Hi Kezsmum   I'm very sorry to hear about your blackbird, do hope it soon recovers it's a pity you're unable to help it but as long as it's drinking and feeding alright  I wouldn't too much, even though it can be worrying, as long you can keep  an eye on the other predators such as cats and bigger prey in Magpies, it should be okay,

    Chirpy

    I have a blackbird hanging around one of the sites where I feed mealworms and suet pellets and there is something very wrong with it. There are two large, livid, rather ragged looking lumps each side of its throat, either abcesses that are supurating, wounds where something has tried to tear it's throat out or growths of some kind. I don't think it can fly, but it can still hop for England because I get close but not close enough, mind you, I'm so slow I could be done for parking:-( It's drinking and I think it's eating. I don't think I'll ever catch it to minister to it and I know I shall have to let nature take it's course but I wondered if anyone has ever seen anything remotely similar, in case it's some weird disease I know nothing of? Personally, I think injury that may have abcessed. Poor little thing:-(

     

    David Booth

     

     

     

     

     

  • Hi all, I know this is an old thread, but thought I would add to it. There is a female blackbird that comes to our door a few times a day. Nearly 2 years ago, she lost lots of head, body and tail feathers and looked terrible. I cut raisins up for her and also, put a mealworm, seed and fat cake out for a couple of hours in the day for all birds. She really improved, but has now started to lose feathers again and has a lump on her neck. She still eats lots and drinks the water plus the other day bathed in the large plant pot water holder I put out for her. I don’t know what else I can do - do if someone does know, I would welcome a reply. Thanks
  • Hi there, at this time of year birds will be going through the moulting process replacing old worn feathers for new ones and can look quite scruffy following the busy breeding season where feathers get worn and tatty; other reasons could be feather mites which can cause balding and small lumps can be ticks which should eventually drop off when the tick has had its fill of blood. Without a photo of the bird it is hard to narrow it down but it can take birds about 5 weeks to replace feathers and August is the prime time for being in mid moult. Head feathers are usually the last to be replaced. I would keep providing her with the mealworm, soaked raisins and shallow bowl of water and hopefully by mid September you will see a very healthy blackbird.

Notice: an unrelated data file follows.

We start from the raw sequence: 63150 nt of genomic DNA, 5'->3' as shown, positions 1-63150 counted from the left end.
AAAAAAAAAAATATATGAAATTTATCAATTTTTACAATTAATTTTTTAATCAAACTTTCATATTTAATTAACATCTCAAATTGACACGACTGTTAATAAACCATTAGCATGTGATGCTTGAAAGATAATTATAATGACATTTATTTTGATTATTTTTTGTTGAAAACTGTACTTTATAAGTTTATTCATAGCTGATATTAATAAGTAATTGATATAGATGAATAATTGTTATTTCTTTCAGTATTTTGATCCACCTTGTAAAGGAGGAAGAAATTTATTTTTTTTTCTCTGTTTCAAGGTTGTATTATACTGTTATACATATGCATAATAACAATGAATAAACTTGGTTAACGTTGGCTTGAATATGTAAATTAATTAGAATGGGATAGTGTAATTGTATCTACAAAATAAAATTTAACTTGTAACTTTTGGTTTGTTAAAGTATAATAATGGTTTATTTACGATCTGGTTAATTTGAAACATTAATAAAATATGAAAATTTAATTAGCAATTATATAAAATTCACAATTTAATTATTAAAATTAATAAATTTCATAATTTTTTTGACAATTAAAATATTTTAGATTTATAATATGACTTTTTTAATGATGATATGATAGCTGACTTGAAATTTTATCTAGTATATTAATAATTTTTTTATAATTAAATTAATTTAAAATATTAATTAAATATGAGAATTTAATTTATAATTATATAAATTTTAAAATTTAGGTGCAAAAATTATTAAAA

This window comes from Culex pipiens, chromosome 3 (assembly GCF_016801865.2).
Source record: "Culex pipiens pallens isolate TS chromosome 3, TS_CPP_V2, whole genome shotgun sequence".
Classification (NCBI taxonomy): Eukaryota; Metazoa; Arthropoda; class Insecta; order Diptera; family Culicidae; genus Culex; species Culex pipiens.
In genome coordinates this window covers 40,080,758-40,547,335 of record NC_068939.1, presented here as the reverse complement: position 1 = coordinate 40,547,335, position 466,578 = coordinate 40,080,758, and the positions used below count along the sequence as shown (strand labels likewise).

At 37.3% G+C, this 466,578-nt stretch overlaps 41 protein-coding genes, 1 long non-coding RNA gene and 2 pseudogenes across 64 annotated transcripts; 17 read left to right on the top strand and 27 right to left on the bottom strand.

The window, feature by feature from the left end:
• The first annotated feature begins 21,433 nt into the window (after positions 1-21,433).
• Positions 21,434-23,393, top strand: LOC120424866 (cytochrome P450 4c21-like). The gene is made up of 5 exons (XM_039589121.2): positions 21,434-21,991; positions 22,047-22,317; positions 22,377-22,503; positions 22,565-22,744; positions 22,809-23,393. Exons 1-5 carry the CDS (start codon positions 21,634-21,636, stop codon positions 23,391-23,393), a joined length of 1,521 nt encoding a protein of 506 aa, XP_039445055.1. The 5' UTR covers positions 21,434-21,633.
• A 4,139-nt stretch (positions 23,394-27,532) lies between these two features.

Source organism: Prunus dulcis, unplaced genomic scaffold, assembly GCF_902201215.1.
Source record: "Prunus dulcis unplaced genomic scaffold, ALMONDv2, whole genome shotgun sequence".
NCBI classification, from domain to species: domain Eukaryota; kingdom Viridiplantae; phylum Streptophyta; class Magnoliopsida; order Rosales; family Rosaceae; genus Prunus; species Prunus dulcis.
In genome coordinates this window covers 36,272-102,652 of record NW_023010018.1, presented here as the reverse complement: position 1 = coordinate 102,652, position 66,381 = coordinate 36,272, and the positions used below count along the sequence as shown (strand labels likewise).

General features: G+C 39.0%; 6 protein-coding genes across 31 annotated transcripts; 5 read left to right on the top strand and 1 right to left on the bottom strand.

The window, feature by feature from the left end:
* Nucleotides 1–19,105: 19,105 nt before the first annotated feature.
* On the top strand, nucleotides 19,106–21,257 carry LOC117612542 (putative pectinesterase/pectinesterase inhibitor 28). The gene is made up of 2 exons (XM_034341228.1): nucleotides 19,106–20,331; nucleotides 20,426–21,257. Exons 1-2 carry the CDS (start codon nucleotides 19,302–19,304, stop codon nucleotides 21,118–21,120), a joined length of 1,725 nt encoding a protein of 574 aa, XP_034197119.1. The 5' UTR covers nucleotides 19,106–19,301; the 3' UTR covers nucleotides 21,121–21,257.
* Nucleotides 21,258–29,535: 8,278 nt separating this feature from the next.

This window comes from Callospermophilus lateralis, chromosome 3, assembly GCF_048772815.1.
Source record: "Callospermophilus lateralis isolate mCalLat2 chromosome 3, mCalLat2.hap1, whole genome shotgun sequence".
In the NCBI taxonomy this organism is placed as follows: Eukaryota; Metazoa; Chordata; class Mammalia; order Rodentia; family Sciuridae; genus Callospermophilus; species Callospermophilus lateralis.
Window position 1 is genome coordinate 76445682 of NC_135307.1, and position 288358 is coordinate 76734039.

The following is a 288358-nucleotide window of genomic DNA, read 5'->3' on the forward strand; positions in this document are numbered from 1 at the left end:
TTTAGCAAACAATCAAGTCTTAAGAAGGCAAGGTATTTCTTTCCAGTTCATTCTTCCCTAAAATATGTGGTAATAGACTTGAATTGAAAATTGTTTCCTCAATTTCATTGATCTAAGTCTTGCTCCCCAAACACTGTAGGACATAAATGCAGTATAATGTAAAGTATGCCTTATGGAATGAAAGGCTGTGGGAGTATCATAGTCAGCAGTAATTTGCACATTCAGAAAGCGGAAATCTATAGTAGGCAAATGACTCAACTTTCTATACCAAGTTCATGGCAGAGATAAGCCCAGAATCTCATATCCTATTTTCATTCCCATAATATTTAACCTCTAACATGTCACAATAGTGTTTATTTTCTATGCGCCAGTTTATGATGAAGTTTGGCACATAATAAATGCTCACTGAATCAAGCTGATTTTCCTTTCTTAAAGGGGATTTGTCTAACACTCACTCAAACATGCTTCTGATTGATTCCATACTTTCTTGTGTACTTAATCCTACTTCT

Note:   I would replace your email user name as this site is open to world wide web and you could get spammed.     

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    Regards, Hazel 

    "Each kindness shown to birds or men is sure to flutter back again" 

  • Thanks for the helpful info. Also, I’ve looked to see how to change my user name, but can’t see where to do it.
  • I've never tried changing username so maybe other members can advise how to do it via your profile/settings. If not then you can ask RSPB membership by emailing membership@rspb.org.uk

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    Regards, Hazel 

    "Each kindness shown to birds or men is sure to flutter back again"